Trucks and trailers involved in the international transport of goods are subject to strict customs regulations. The type of seal to be used will depend on whether road only or multimodal transport is involved as the security requirements for each security seal vary depending on application, industry and type of goods. This guide for cable seals will help to provide insight and enhancement for the selection and deployment of high-strength barrier seals.


When trucks are part of a multimodal transport process, their cargo is placed in containers to ensure a fast and compatible transfer between different modes of transport such as a shipping freighter to HGV. High security seals are used as a tool to deter and detect unauthorised access of any vehicle or container during its movement through the supply chain. They differ from locks in that they are intended to be used only once, and then removed and responsibly destroyed. The most commonly used seals are high security barrier seals: adjustable cable-type seals or fixed bolt seals.

Early seal products were intentionally made to be easily cut open after use to be user-friendly. However, due to increasing security demands, the added dimension of a high strength barrier seal became popular in transportation and logistic industries. Now, some security seals function both as a strong disposable lock and a tamper-evident seal — providing both a visual indicator and an barrier to entry.

Sophisticated methods of seal violation can occur in various forms: hiding the breakpoint to fool the observer, seal substitution (cloning) and modification of print markings. The initial discovery of tampering usually occurs when the vehicle reaches its final destination and the seal is cut and taken out of use. It may also be found on examination of the seal after it is opened by the user and checked at another location. If not examined by a trained and experienced inspector, tampering or violation of the security seal may not be discovered at all.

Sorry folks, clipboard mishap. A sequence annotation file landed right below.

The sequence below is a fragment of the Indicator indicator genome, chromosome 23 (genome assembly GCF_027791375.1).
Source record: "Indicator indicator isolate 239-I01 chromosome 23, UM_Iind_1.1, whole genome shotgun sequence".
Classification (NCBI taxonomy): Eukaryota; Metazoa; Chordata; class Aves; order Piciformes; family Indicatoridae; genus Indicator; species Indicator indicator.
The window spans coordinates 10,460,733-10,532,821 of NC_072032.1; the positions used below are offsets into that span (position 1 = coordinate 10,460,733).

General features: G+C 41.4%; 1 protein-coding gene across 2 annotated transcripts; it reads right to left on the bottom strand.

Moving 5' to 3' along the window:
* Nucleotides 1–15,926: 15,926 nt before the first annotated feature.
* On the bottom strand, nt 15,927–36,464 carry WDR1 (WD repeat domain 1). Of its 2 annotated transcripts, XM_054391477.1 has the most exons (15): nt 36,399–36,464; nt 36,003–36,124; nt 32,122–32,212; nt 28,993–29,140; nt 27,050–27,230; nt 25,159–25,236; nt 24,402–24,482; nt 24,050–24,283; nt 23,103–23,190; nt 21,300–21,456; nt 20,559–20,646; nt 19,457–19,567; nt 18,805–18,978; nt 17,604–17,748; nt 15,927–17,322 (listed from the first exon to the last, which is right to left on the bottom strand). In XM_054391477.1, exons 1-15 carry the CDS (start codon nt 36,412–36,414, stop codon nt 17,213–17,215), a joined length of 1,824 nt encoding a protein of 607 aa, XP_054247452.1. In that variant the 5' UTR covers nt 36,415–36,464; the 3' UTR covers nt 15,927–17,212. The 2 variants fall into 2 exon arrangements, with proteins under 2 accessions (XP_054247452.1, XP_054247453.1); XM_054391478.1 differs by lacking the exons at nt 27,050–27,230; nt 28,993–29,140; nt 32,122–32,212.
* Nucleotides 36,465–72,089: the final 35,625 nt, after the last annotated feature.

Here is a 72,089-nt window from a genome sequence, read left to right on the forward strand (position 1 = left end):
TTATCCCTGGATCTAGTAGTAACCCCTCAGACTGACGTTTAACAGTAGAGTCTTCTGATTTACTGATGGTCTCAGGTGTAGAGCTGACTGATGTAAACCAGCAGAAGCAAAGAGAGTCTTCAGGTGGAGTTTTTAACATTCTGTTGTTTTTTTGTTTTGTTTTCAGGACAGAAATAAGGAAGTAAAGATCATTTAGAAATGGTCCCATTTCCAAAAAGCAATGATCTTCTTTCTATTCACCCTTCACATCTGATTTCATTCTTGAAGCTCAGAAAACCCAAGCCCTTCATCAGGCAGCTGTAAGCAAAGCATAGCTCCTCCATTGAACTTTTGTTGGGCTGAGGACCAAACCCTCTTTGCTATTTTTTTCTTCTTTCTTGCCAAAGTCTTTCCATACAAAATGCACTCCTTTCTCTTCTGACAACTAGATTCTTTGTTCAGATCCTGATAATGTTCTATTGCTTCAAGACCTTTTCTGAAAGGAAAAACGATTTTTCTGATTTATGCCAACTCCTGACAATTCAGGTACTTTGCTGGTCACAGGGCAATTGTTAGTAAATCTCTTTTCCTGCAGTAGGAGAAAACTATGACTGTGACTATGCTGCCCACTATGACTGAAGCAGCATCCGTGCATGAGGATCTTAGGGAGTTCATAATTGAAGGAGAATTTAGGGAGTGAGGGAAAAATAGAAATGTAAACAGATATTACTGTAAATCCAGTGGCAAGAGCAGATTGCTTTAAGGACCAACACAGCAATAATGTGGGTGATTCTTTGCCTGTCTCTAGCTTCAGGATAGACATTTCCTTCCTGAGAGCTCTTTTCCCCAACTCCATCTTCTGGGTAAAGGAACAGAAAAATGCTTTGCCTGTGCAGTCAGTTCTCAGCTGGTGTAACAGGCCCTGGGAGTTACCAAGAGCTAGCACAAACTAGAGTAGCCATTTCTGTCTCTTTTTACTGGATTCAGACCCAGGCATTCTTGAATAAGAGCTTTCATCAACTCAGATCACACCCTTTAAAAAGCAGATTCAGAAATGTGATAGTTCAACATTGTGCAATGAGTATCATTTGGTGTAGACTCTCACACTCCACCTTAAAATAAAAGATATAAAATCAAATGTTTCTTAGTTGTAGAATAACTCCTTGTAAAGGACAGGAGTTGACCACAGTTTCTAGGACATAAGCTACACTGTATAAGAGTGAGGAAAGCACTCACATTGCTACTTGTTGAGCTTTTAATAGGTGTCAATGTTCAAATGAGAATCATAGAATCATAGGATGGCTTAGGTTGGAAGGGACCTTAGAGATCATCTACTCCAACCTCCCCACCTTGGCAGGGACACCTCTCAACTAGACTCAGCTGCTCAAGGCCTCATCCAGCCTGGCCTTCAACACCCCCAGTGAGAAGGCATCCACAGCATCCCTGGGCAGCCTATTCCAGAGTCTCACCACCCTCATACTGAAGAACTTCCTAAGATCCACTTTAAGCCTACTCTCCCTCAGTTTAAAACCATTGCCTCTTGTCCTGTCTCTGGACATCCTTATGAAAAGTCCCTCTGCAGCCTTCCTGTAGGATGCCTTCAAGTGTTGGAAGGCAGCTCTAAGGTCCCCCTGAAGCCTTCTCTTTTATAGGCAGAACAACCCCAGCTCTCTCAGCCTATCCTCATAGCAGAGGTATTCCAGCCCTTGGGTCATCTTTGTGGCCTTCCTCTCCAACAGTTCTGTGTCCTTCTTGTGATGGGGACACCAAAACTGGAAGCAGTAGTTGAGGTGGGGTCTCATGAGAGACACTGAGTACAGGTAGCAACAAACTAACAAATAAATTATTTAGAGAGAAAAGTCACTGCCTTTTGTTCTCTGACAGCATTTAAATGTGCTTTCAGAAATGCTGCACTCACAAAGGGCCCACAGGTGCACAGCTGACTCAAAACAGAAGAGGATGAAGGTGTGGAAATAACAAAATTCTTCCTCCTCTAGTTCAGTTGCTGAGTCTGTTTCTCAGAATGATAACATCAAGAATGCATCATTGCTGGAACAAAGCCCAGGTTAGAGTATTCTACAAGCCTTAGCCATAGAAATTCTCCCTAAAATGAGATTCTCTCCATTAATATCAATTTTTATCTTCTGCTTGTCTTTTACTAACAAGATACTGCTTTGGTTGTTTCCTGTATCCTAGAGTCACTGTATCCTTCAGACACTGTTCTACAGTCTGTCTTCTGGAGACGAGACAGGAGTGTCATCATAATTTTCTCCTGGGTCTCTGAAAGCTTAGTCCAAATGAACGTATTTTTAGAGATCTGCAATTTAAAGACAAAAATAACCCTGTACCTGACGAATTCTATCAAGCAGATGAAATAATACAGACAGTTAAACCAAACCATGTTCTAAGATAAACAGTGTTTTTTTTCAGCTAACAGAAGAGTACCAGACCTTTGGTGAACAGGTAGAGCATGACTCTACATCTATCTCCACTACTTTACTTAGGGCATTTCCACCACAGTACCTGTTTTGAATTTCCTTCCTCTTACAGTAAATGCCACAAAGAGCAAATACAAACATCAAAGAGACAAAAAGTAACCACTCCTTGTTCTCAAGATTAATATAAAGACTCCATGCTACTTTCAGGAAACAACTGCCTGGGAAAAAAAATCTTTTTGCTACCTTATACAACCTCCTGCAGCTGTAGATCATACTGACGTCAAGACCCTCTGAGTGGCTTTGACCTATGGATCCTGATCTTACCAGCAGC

Seals alone cannot protect cargo containers and other closures from access by motivated people who intend harm. However, each step toward improving seal technologies will help to improve the detection and prevention loss ratio and reduce points of opportunity for nefarious organisations and individuals. Security seals can be made to work effectively in tamper detection but naturally require a strong and well-enforced program for control and inspection and deliberate and adaptable countermeasures to be as effective as possible.

With today’s concerns of fraud and terrorist acts, security seals have become a more common tool as part of programs to identify a container of goods opened after its sealing point. However, the added challenge of immediacy requires a much higher degree of knowledge, control, and attention to the seal throughout its use. In addition to more control and inspection, immediate discovery may also require the use of more than one device and method.